By Conor Gereg
The past two decades have reshuffled the landscape of collegiate sports, serving to belie geography, natural rivalries, and of course, common sense. The first realignment domino landed with a bang on July 1st of last year, appropriately adjoining UConn with the basketball-centric Big East Conference but UConn’s news will only be the first of many realignment moves we see this decade.
The Western Athletic Conference was gutted shortly after the turn of the 21st century, costing the once formable league some of its biggest brands. Schools like Boise State, BYU, Colorado State, UNLV, SMU, TCU, and Tulsa among many more who all departed for greener pastures, leaving the WAC a mere shadow of what it once was.
The WAC appears to be on a glide path back to relevance, albeit with lesser brands than it once held, and there’s a new pulse to go along with a realigned geographic center for a league that’s footprint looms far larger than the conference’s finances can possibly afford.
The conference appears poised to add four Texas schools and Southern Utah in a move that creates immediate stability. The WAC is set to incorporate Abilene Christian, Lamar, Stephen F. Austin, and Sam Houston State all within the next 18 months. An increased presence in the Lone Star State might be a basketball boon but there’s something else afoot.
“The change is all about football at the end of the day,” Lance Hartzler, Sports Editor of the Arizona Daily Sun, told College Hoops Digest this month. “Adding the Texas schools and making sure to poach teams that play football was key. The WAC wants football back, which will drive revenue.”
Reinforcing the WAC’s relevance on the gridiron is key in this move, a shift that brings the league membership to 14 schools and a chance to resume playing football at the FCS level for the first time since 2012.
With a focus on pigskin, the league’s epicenter is refocused. From Seattle to Chicago, the WAC perennially sits at the near bottom of the 32 conference ranks, and its membership has been geographically stretched beyond rationality. For a league that earns just a fraction of other Division I leagues, funding chartered travel for multiple athletic teams isn’t feasible without an eye toward more localized competition. For the time being that geographic presence of the WAC will be more clearly defined between Las Vegas and Houston.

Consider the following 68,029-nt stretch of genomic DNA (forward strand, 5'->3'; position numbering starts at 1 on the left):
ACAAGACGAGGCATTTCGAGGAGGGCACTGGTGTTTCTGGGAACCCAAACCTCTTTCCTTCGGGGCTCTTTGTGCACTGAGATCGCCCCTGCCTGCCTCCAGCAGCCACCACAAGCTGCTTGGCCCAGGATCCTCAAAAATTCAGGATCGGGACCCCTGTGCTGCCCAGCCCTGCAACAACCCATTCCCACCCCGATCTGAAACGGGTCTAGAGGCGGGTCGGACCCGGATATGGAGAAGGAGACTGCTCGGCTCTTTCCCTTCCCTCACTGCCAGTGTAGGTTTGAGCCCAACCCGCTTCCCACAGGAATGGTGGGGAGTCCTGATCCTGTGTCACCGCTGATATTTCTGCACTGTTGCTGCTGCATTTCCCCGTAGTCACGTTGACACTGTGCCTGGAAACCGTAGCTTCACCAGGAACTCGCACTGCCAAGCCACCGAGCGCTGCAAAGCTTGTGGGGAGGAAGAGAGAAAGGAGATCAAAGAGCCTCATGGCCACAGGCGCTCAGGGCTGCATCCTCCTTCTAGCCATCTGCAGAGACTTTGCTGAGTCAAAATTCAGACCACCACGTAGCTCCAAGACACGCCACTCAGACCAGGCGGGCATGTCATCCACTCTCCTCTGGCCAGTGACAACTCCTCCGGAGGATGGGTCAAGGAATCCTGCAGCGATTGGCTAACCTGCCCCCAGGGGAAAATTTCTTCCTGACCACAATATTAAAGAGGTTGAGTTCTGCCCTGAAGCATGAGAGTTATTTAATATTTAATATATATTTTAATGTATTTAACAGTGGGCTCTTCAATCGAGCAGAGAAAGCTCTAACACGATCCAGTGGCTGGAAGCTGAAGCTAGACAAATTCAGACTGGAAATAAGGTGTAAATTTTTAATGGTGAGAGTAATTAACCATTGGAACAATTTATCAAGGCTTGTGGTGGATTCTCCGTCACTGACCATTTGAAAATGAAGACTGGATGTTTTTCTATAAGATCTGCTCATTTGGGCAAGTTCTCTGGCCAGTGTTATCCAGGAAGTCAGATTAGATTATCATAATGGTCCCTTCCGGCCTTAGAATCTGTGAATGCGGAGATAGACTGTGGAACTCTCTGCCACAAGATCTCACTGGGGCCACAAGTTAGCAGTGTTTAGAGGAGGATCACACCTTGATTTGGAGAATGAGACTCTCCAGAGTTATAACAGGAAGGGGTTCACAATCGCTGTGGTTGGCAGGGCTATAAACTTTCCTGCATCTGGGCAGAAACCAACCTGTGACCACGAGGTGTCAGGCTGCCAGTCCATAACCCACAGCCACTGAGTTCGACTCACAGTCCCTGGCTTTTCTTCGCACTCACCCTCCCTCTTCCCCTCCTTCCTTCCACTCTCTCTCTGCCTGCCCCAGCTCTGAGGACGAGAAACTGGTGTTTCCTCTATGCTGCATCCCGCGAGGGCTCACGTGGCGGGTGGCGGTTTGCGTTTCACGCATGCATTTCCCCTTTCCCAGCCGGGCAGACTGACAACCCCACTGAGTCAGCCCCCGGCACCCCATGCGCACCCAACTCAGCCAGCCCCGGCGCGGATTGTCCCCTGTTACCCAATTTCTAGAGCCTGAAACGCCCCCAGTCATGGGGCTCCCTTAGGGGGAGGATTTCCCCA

Mid-Major Musical Chairs
While these talks haven’t completely cemented, the Western Athletic Conference’s potential growth will create a domino effect around the country as league’s look to replace what was lost. “Leagues like the Southland will need to fill spots or split,” Hartzler said, “while the Big Sky can fill Southern Utah’s [spot] or keep a lower amount [of membership]. League’s shrinking wouldn’t shock me”.
The basketball angle is especially appealing to hoops fans that have long since given up on the WAC, a league that’s failed to produce much competition for its headline program New Mexico State. Beginning July 2022, the Aggies will have Stephen F. Austin as a league member, a program that finished 151st in last year’s KenPom rankings. The addition of Abilene Christian, 137th in KenPom, adds yet more firepower to content with NMSU atop the standings.
The WAC is back
“This league was left for dead a few years ago,” said Matt Brown, publisher of Extra Points, a newsletter that tracks off the field movement that shapes college sports. “Now they have a legitimate pathway to a decent FCS football league and a strong mid-major basketball league.”
Growing the WAC membership to 14 also provides padding should the conference be victim to larger leagues looking to bolster their own membership. “Perhaps most importantly, they have flexibility. If New Mexico State leaves for an FBS league in the future, or if Seattle leaves, they’ll have options,” Brown added. “They’ll enter the next decade in a much stronger position to negotiate with D-II programs or other FCS leagues.”
Realignment comes at a cost. It appears the WAC’s pilfering of schools at the low and mid major level cuts deep to league’s the least afford to lose membership and dollars. “The biggest loser, is the Southland,” Brown said. “[The Southland] is going to kick the tires on adding a few other D-II schools from the Lone Star [Conference], or perhaps poaching from the SWAC or MEAC, but they just lost their anchor programs, and their remaining membership is really struggling financially. Don’t be shocked if they rebrand completely.”